Bernal Star’s landlord is telling the restaurant how to run its business, after revenues dropped during the pandemic
Bernal Star, a six-year-old restaurant known for its dog-friendly back patio brunches and a kid-friendly menu of burgers and fries, has — like nearly every restaurant around — struggled to make ends meet during the pandemic. Luckily for them, their property management company, Citywide Property Management (CPM), worked with them, Hoodline reports, agreeing to cut rent in half (or even less) as the coronavirus crisis continued. It appears, however, that the landlord (who employs CPM) wasn’t completely on board with the deal, as he hit them with a letter demanding that they pay him an additional $24,867.50 within 30 days.
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This is the eviction notice that our landlord, MAHER MEMARZADEH, posted on our window. Our rent is over $10,000 /month and since April we have been paying a portion of that due to inability to pay... we have been in communication with the property management company regarding paying 1/2 rent - but now, our landlord wants us to pay him back!!! $24,000 by the end of the month. This is intimidating, absurd, cruel, and inappropriate. This is no way to treat small businesses during this crisis.
Bernal Star owners Vega Freeman-Brady and Giuseppe Manna say that the agreement with CPM involved a rent cut, not a deferral, so they were surprised to see a non-payment of rent letter affixed to their front door from SF courthouse regular Maher Memarzadeh, who owns Bernal Star’s 408-412 Cortland Avenue building.
Memarzadeh, who lives in Los Angeles, referred Hoodline to attorney Francisco Gutierrez, who says that his client ”intends to continue to assist Bernal Star on finding appropriate solutions” to make enough money to pay the same rent it paid prior to the pandemic.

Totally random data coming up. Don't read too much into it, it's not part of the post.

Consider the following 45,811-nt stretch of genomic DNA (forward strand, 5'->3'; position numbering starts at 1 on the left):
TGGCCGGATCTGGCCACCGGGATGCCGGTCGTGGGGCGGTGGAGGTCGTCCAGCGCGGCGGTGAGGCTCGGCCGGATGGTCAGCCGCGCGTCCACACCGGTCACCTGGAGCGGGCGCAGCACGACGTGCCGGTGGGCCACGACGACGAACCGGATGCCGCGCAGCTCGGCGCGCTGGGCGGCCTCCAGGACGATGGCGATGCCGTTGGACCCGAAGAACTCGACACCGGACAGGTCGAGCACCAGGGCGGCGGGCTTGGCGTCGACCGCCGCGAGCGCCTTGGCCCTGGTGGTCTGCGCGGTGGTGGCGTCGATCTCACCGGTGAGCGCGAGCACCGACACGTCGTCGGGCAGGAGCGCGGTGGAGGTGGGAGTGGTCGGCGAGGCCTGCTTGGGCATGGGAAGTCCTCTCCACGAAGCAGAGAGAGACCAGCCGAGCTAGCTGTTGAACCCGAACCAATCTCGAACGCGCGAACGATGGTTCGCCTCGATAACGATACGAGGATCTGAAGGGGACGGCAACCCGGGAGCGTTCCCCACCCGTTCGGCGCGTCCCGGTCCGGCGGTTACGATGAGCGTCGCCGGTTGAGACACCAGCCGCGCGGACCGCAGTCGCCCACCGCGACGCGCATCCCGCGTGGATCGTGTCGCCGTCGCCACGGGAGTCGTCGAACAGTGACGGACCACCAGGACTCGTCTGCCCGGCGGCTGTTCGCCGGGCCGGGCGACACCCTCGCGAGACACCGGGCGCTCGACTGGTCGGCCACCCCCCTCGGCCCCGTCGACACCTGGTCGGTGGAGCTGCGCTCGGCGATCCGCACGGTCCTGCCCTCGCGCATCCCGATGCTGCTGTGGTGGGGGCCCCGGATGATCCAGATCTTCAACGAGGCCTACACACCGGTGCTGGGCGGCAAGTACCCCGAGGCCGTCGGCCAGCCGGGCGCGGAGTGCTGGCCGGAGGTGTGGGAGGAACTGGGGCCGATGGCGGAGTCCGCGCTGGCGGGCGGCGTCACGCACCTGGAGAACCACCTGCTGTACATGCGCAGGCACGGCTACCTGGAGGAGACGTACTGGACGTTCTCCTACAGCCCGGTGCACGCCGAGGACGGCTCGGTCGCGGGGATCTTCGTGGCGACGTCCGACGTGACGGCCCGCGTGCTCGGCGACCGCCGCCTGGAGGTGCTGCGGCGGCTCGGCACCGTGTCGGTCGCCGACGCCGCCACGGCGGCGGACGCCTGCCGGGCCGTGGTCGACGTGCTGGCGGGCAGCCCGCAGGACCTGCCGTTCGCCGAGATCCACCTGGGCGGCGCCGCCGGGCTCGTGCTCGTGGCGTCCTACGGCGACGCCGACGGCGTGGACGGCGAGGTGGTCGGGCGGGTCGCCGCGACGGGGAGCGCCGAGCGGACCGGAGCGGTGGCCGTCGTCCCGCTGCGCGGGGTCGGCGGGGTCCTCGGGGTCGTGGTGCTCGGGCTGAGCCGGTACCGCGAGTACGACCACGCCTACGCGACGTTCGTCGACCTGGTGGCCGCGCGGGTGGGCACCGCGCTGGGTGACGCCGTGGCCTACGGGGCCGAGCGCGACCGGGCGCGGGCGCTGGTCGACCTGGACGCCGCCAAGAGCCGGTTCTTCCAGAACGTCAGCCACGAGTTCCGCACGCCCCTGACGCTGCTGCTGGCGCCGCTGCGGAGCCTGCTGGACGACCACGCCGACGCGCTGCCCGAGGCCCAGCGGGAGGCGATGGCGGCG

Freeman-Brady says that assistance came in the form of a suggestion to cease making deliveries in-house. Instead, “Memarzadeh told her to sign up with additional third-party delivery apps like Grubhub and Doordash to increase revenue,” Hoodline reports.
This was a particularly bitter pill for Freeman-Brady to swallow: The Washington Post reported in May that she was “able to keep much of her staff employed because she doesn’t use delivery services.”
“You’re paying out 30 percent to these delivery services and your margins are 10 percent, so it doesn’t make sense,” Freeman-Brady told the Post. “We don’t want to raise prices. I’d rather pay my employees more and give them a living wage.”
Via Instagram, Bernal Star says Memarzadeh’s demands are “crazy, greedy and cruel,” but Freeman-Brady says she might have to sign up with the apps to appease him. Even so, she says “It’s totally unrealistic...there’s just no way we’re going to be able to pay him $25,000.”
And in other news...
- A new California law requires grocery stores to donate surplus to food banks, but it doesn’t go into effect until 2022. Struggling under the pandemic, food insecurity organizations are putting pressure on officials to move that timeline up. [KRON 4]
- Daly City’s 30-year-old Moonstar Buffet was notable for packed houses of self-serve diners feasting on an eclectic menu of sushi and Chinese barbecue. Now the restaurant is figuring out if it can pivot to a tableside service model similar to those at Las Vegas casino buffets. [SF Gate]
- The Lower Haight space recently vacated by Café du Soleil has a new tenant: Tarragon Café, a restaurant from Mario Jackson, a corporate caterer laid off in the pandemic, and his wife, Audrey. It should open next month with takeout offerings like soups, salad, and charcuterie. [Hoodline]
- Berkeley’s 34-year-old sandwich shop Cheese n’ Stuff just reopened after a months-long pandemic closure. “This is my baby. … I want to stay in business. I should be retired at my age, but I just want to be here,” owner Sam Juha says. [Daily Californian]
- At least four workers at a San Jose Trader Joe’s have tested positive for COVID-19, the result the company says, of “close contact” outside of work. [East Bay Times]
- Bay Area robotics firms are hustling to fill an unprecedented demand for food prep automatons. [KPIX]